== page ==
The e-mail I received caused me to pause. It was not the content. It was the tag line which read: “Let’s make today count.” Sounded good to me.
But how could I possibly make a day count when I had so much on my mind? So many things to take care of? So many things to worry about?
Then I came across an interesting article on the Internet (“Chronic worry tied to memory problems” by Miranda Hitti, on WebMD.com). I wouldn’t say the article worried me, but it sure caused me concern.
“People who often feel negative emotions may be more likely to develop memory problems as they age, according to a new study,” Hitti wrote.
That article could have been speaking to me. I am of mature age. I have forgotten and lost a few things lately.
I lost a client’s file for a day, and after searching all over, I found it safely where I had placed it.
Then, my checkbook disappeared for a week. When I found it, I was so glad I had also placed it in a safe location.
Learning my new phone number has been extremely hard for me.
And come to think of it, I often go into a room and forget why I went there.
Could it be I need to see my doctor?
Before going to that extreme, I headed for the Internet — where you can find literally anything you want. Can you imagine how exuberant I was when I found an article on Helpguide.org, authored by Melinda Smith, Lawrence Robinson and Robert Segal, that assisted me in understanding memory loss a little better?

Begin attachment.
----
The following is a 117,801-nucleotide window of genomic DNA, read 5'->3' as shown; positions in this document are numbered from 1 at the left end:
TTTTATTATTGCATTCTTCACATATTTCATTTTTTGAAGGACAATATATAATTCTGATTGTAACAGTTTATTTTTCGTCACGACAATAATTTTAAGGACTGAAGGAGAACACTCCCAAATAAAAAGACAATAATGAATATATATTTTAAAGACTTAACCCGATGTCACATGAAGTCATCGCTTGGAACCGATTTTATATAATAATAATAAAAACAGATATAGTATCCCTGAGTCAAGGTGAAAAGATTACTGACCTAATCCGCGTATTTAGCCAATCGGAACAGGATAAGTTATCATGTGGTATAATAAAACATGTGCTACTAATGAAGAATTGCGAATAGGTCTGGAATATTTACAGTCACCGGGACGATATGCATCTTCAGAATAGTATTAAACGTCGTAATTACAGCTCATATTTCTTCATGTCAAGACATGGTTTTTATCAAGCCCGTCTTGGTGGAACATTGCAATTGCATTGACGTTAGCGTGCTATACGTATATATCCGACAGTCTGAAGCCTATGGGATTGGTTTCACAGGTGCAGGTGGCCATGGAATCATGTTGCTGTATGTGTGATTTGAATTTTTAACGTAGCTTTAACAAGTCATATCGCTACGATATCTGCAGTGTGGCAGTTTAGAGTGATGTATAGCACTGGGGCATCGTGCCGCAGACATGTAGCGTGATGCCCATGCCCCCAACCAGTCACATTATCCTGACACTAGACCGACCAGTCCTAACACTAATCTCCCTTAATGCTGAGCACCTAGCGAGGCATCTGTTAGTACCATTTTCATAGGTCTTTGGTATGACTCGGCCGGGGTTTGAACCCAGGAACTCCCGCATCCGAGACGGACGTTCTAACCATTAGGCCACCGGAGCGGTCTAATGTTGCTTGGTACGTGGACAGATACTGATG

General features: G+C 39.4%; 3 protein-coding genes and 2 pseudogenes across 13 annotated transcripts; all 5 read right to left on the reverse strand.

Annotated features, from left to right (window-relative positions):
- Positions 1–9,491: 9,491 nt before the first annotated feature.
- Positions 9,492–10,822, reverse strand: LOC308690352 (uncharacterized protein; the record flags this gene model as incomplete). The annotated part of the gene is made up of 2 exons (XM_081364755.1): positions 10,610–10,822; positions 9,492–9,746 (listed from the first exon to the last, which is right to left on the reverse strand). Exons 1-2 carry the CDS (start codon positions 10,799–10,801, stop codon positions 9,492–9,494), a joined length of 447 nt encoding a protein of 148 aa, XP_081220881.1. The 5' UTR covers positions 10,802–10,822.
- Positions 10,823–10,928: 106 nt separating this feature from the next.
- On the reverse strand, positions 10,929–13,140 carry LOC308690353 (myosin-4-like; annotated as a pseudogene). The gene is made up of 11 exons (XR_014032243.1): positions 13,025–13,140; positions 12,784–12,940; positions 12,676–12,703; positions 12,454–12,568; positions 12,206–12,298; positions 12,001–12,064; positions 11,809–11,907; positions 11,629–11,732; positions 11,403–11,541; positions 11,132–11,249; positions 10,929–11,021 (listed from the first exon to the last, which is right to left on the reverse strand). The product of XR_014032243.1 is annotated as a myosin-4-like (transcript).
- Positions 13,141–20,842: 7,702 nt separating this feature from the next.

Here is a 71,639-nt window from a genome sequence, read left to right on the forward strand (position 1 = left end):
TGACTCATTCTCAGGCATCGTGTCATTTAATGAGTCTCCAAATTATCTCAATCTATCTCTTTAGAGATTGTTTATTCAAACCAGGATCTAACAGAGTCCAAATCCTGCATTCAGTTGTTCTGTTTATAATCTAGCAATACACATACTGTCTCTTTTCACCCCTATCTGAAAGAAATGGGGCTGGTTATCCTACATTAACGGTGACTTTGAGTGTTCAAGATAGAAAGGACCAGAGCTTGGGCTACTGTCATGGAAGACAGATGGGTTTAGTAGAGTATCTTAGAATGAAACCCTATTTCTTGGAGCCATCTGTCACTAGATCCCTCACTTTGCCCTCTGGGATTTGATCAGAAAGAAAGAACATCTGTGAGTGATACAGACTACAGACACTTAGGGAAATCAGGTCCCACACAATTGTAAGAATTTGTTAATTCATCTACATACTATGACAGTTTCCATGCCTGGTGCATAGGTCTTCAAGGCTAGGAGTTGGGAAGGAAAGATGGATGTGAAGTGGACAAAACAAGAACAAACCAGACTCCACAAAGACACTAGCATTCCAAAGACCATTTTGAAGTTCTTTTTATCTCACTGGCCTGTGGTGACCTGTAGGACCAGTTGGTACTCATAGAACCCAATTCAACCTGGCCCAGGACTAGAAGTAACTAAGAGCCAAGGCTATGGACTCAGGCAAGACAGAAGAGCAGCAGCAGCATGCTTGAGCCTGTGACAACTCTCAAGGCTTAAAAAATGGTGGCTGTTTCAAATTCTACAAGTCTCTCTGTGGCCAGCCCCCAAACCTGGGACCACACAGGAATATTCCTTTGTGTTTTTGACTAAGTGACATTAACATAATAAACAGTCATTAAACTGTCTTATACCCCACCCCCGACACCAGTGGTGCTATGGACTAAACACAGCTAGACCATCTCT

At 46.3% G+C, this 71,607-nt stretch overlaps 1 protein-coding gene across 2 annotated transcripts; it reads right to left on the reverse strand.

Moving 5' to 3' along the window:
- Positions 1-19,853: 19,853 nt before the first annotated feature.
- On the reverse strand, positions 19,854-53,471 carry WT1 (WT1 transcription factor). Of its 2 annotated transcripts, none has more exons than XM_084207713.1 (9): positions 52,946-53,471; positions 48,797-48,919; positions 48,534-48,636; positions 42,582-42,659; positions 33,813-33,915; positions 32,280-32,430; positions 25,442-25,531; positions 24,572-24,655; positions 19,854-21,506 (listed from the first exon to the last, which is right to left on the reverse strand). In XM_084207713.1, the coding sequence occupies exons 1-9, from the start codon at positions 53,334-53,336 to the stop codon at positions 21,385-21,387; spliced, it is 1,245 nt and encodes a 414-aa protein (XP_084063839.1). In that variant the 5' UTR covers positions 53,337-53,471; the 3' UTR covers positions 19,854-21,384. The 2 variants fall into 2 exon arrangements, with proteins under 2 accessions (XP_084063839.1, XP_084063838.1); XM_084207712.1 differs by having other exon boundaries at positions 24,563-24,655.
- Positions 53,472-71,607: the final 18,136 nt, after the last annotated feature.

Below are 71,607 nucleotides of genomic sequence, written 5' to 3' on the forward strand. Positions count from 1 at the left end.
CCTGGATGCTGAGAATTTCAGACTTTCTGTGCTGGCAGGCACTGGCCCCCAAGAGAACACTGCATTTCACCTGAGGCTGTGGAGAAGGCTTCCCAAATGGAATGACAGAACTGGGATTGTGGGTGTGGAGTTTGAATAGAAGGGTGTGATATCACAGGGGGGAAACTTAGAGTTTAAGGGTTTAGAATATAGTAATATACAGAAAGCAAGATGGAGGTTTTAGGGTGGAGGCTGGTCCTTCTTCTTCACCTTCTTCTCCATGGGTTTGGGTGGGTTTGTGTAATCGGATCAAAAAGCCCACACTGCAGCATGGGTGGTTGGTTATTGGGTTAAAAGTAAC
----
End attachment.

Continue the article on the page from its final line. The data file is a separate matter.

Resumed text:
The article says memory loss is not an inevitable part of the aging process. Perhaps I just needed to refocus and try to stop micromanaging and worrying.
The article lists the types of memory lapses that are normal among older adults and are not considered aging signs:
- Forgetting where you left things.
- Occasionally forgetting an appointment.
- Having trouble remembering what you’ve just read.
- Walking into a room and forgetting why you entered.
- Becoming easily distracted.
- Not quite being able to retrieve information on top of your tongue.
The article also mentions symptoms that may indicate dementia and reasons to seek medical help.
- Difficulty performing simple tasks, such as paying bills or dressing.
- Getting lost or disoriented, even in familiar places.
- Frequently forgetting words, or misusing or garbling them.
- Having trouble making choices.
Of course, if you or a loved one have symptoms of dementia, it is extremely important to see a doctor for evaluation.
There is good news for anyone who is experiencing memory loss.
The article suggests you can do the following to contribute to a healthy memory:
- Exercise regularly.
- Stay social.
- Maintain a healthy diet.
- Manage stress.
- Get plenty of sleep.
As for worrying, well, I can’t help you there. I still worry, but am working on it. Making today count as well as tomorrow is important to me. After all, most of the things I worry about are too big for me to handle anyway.
PAM RAINEY is a longtime Denton resident and a real estate agent who has helped many seniors make decisions about living arrangements. You can reach her with suggestions at firstname.lastname@example.org or 940-367-1188.